Mark Ford, coordinator of percussion, and Corey Marks, associate professor of English, have been named faculty fellows in UNT's Institute for the Advancement of the Arts for the 2011-12 academic year.
Ford plans to compose a concerto for wind ensemble and percussion soloist and Marks will focus on writing a book of poetry during the faculty fellowship program, which grants faculty members release from other faculty duties to concentrate on their creative endeavors full time for a semester.
The percussion concerto that Ford composes will be performed and may be recorded by the UNT Wind Symphony under the direction of Eugene Migliaro Corporon. Ford also plans to create a version of the concerto for orchestra, and Innovative Percussion Inc. has agreed to publish his composition.
During his faculty fellowship, he will expand his composition skills by studying with internationally known composer Edward Gregson, retired from the Royal Northern College of Music in Manchester, and Jack Stamp, Wind Ensemble director and composer at Indiana University of Pennsylvania.
"I am honored to be a recipient of the fellowship program," Ford says. "This opportunity will allow me to work with world-class composers as I develop my own compositional skills. Additionally, this fellowship program gives focus to UNT's outstanding support of the arts that creates new avenues of expression for faculty members."
Ford, a marimba specialist, has performed throughout the United States and in Asia, Australia, Europe and South America. He has composed works for solo marimba and chamber music, which are considered standard in percussion literature and performed around the world. Ford also is the author of Marimba: Technique Through Music, a four-mallet marimba method book published by Innovative Percussion, Inc.
Marks will use the fellowship to work on his third manuscript of poetry. Specifically, Marks will concentrate on writing a sequence of six poems that will explore the theme of the modern zoo and "how zoos embody a complicated set of impulses: intellectual curiosity, preservation, entertainment, titillation and the performance of power," he wrote in the fellowship application.
He also proposes to write a central poem about Dallas real-estate mogul Harlan Crow's collection of sculptures of 20th-century dictators.
"I'm not writing stand-alone poems, but a group of related poems that rely on a larger structure to hold them together," Marks says. "The fellowship will allow me time to work on that larger-scale work -- to write and to craft a sequence, to do the research that I think will be important to these poems, to get lost in the ideas I am playing with and see what I come out with on the other end."
Marks' first book, Renunciation, was a National Poetry Series selection. His second book, The Radio Tree, won the 2011 Green Rose Prize and is forthcoming from New Issues Press in April 2012. His poems have appeared in a number of journals, including in New England Review, The Paris Review, Poetry Northwest, Ploughshares, Southwest Review, The Three Penny Review, TriQuarterly, The Virginia Quarterly Review, as well as in the anthology Legitimate Dangers. He has received a fellowship from the National Endowment for the Arts, the Natalie Ornish Prize from the Texas Institute of Letters, and the Bernard F. Conners Prize from The Paris Review.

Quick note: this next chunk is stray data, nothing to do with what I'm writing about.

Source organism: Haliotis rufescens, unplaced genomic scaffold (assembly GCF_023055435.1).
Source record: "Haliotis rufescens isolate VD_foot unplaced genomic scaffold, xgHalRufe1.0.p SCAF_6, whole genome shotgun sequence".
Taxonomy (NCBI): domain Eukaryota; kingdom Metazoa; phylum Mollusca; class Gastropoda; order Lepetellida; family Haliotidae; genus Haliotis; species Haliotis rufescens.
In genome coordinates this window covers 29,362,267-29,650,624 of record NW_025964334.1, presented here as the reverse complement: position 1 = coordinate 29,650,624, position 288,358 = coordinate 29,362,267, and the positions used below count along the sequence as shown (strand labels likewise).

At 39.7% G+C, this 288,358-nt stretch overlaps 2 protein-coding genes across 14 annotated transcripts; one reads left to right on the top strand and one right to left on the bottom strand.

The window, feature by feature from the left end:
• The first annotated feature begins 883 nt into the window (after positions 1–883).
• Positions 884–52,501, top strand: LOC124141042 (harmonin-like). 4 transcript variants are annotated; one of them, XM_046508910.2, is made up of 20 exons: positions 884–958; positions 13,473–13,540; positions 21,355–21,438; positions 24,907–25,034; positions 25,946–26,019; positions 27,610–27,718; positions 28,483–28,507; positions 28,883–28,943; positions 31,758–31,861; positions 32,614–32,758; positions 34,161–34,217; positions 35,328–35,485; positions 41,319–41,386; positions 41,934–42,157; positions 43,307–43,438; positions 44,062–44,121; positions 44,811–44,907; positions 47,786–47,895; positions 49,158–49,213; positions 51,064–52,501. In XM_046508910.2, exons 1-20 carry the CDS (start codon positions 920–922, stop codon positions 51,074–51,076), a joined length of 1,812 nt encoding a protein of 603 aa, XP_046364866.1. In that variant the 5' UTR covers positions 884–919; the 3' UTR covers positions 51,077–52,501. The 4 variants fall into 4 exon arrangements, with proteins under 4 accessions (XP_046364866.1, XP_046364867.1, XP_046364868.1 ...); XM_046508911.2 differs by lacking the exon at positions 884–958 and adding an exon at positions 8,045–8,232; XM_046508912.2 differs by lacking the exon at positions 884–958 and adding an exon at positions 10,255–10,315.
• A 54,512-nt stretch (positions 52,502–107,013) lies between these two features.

About the Institute for the Advancement of the Arts
UNT's Institute for the Advancement of the Arts aims to showcase, support and advance excellence in the visual, performing and creative literary arts at UNT, among its faculty members and in conjunction with their renowned colleagues and collaborators. The institute was launched, along with UNT on the Square, in October 2009.
The IAA is an initiative of the offices of the Provost and Vice President for Academic Affairs and the Vice President for Research and Economic Development. Participating colleges include the College of Arts and Sciences, the College of Visual Arts and Design, and the College of Music. The Institute is housed at UNT on the Square. The three central components of the Institute are:
- UNT on the Square
- IAA Faculty Fellows program
- IAA Artist-in-Residence program
The IAA Faculty Fellows program provides UNT faculty fellows with 100 percent reassignment for one semester to accomplish and present creative research projects. Participants are selected through an annual application process open to all UNT full-time faculty in the visual, performing and creative literary arts. Fellows' activities often involve collaborations with outside artist and entities, resulting in creative works or initiatives that garner national attention and further raise the profile of the arts at UNT.
Ellen Rossetti with UNT News Service can be reached at Ellen.Rossetti@unt.edu.